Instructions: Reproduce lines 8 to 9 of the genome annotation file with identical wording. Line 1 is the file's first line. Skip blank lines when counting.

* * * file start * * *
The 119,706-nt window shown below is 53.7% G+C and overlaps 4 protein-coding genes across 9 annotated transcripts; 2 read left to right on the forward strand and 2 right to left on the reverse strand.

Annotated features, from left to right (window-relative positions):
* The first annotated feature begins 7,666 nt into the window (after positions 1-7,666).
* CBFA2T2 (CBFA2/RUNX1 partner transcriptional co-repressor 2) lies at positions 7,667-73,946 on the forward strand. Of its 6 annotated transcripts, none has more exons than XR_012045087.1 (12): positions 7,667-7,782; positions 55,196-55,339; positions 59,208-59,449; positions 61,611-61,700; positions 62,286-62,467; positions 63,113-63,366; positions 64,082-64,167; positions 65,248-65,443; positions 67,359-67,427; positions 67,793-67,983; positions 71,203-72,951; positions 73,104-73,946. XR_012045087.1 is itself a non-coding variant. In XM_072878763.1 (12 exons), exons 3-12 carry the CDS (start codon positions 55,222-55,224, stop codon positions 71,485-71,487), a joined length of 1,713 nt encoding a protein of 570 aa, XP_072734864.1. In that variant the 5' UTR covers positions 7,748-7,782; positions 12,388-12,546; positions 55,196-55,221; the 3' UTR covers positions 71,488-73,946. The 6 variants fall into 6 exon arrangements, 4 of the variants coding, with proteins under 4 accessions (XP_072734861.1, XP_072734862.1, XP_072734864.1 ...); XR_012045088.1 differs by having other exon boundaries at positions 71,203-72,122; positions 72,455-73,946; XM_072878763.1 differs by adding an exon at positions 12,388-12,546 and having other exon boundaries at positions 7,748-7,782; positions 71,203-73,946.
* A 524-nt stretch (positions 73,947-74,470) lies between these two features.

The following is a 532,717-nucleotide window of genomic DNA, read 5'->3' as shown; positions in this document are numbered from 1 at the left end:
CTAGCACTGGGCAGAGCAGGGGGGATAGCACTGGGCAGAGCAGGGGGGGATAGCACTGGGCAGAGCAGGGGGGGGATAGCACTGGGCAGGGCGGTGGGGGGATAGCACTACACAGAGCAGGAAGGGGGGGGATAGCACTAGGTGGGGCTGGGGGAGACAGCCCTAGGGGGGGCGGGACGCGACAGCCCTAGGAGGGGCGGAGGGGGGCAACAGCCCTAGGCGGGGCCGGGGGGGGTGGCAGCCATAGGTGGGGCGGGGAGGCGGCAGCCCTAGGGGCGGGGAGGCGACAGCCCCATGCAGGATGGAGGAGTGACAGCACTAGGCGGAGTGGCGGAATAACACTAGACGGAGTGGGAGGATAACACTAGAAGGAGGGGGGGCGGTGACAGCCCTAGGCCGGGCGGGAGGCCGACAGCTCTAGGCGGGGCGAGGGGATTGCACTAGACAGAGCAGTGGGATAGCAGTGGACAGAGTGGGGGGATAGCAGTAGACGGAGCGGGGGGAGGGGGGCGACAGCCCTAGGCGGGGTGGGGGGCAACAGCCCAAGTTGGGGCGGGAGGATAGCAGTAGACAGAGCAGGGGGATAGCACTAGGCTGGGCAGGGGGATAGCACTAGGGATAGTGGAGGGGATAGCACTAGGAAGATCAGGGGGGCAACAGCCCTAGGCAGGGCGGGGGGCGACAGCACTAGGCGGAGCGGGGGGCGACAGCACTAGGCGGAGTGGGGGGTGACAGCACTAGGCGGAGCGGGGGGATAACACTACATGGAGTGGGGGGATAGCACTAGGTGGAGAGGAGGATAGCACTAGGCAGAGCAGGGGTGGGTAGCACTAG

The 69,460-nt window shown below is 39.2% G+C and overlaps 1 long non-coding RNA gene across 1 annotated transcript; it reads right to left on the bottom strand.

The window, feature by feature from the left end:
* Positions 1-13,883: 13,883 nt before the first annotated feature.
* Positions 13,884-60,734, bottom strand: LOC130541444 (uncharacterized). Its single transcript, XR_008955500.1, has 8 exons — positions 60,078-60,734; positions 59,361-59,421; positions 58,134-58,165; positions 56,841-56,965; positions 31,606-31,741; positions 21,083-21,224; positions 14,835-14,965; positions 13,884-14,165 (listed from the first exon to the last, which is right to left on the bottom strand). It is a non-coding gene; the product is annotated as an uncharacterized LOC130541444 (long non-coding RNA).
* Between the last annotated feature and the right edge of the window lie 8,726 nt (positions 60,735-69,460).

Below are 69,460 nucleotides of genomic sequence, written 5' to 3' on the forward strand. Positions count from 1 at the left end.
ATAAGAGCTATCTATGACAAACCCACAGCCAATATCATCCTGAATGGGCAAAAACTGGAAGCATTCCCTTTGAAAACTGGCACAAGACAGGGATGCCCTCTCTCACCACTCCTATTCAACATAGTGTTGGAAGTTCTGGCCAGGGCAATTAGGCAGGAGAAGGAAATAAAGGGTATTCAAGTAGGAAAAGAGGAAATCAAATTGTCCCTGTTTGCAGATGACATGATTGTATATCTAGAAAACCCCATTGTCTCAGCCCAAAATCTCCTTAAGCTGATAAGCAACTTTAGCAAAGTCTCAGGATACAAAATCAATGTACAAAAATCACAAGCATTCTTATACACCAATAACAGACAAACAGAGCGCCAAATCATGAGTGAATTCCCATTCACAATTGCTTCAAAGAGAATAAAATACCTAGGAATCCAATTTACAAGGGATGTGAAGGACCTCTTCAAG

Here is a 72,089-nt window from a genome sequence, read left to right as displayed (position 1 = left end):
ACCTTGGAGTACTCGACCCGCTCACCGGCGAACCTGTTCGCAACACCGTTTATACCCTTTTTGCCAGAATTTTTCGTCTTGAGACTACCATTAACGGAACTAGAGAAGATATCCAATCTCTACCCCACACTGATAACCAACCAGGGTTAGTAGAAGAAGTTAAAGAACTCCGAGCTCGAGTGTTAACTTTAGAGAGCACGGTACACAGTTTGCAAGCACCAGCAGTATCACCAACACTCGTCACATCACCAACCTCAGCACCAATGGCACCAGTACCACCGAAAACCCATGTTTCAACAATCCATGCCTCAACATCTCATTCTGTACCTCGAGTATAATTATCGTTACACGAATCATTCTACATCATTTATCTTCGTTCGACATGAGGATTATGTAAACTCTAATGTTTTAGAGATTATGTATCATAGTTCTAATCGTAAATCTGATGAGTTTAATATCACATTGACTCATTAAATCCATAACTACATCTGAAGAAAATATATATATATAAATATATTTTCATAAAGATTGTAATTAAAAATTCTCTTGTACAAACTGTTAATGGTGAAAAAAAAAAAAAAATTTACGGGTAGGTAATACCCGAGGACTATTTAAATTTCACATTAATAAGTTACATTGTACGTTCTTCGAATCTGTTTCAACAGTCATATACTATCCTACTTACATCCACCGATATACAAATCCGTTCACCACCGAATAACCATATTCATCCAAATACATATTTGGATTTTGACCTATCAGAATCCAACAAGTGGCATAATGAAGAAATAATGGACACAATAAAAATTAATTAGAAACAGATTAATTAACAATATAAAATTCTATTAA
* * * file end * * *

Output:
The 69,460-nt window shown below is 39.2% G+C and overlaps 1 long non-coding RNA gene across 1 annotated transcript; it reads right to left on the bottom strand.

The window, feature by feature from the left end: